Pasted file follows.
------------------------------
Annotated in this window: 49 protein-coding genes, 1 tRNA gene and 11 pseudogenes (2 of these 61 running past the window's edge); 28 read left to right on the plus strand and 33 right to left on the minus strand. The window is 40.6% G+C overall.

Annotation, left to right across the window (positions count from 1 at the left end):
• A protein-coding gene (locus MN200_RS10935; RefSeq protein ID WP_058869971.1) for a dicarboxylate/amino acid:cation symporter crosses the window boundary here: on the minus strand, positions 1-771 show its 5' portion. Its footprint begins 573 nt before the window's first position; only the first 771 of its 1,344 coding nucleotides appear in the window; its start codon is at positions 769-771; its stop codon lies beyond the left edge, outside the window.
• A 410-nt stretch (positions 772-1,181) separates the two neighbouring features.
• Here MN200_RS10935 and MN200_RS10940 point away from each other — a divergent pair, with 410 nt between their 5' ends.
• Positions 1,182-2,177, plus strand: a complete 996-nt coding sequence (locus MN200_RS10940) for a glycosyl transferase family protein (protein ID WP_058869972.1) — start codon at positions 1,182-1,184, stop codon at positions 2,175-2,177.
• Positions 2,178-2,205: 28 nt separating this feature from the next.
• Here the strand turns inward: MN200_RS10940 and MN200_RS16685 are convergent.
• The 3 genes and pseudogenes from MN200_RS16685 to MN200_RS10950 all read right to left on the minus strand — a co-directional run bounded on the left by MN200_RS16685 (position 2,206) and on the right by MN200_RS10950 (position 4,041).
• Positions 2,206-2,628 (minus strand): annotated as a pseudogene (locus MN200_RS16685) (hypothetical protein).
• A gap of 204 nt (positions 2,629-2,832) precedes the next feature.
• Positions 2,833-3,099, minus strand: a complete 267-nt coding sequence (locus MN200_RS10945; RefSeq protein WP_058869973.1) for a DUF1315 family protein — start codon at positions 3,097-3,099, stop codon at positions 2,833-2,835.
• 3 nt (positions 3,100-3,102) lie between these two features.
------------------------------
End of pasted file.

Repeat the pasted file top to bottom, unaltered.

Annotated in this window: 49 protein-coding genes, 1 tRNA gene and 11 pseudogenes (2 of these 61 running past the window's edge); 28 read left to right on the plus strand and 33 right to left on the minus strand. The window is 40.6% G+C overall.

Annotation, left to right across the window (positions count from 1 at the left end):
• A protein-coding gene (locus MN200_RS10935; RefSeq protein ID WP_058869971.1) for a dicarboxylate/amino acid:cation symporter crosses the window boundary here: on the minus strand, positions 1-771 show its 5' portion. Its footprint begins 573 nt before the window's first position; only the first 771 of its 1,344 coding nucleotides appear in the window; its start codon is at positions 769-771; its stop codon lies beyond the left edge, outside the window.
• A 410-nt stretch (positions 772-1,181) separates the two neighbouring features.
• Here MN200_RS10935 and MN200_RS10940 point away from each other — a divergent pair, with 410 nt between their 5' ends.
• Positions 1,182-2,177, plus strand: a complete 996-nt coding sequence (locus MN200_RS10940) for a glycosyl transferase family protein (protein ID WP_058869972.1) — start codon at positions 1,182-1,184, stop codon at positions 2,175-2,177.
• Positions 2,178-2,205: 28 nt separating this feature from the next.
• Here the strand turns inward: MN200_RS10940 and MN200_RS16685 are convergent.
• The 3 genes and pseudogenes from MN200_RS16685 to MN200_RS10950 all read right to left on the minus strand — a co-directional run bounded on the left by MN200_RS16685 (position 2,206) and on the right by MN200_RS10950 (position 4,041).
• Positions 2,206-2,628 (minus strand): annotated as a pseudogene (locus MN200_RS16685) (hypothetical protein).
• A gap of 204 nt (positions 2,629-2,832) precedes the next feature.
• Positions 2,833-3,099, minus strand: a complete 267-nt coding sequence (locus MN200_RS10945; RefSeq protein WP_058869973.1) for a DUF1315 family protein — start codon at positions 3,097-3,099, stop codon at positions 2,833-2,835.
• 3 nt (positions 3,100-3,102) lie between these two features.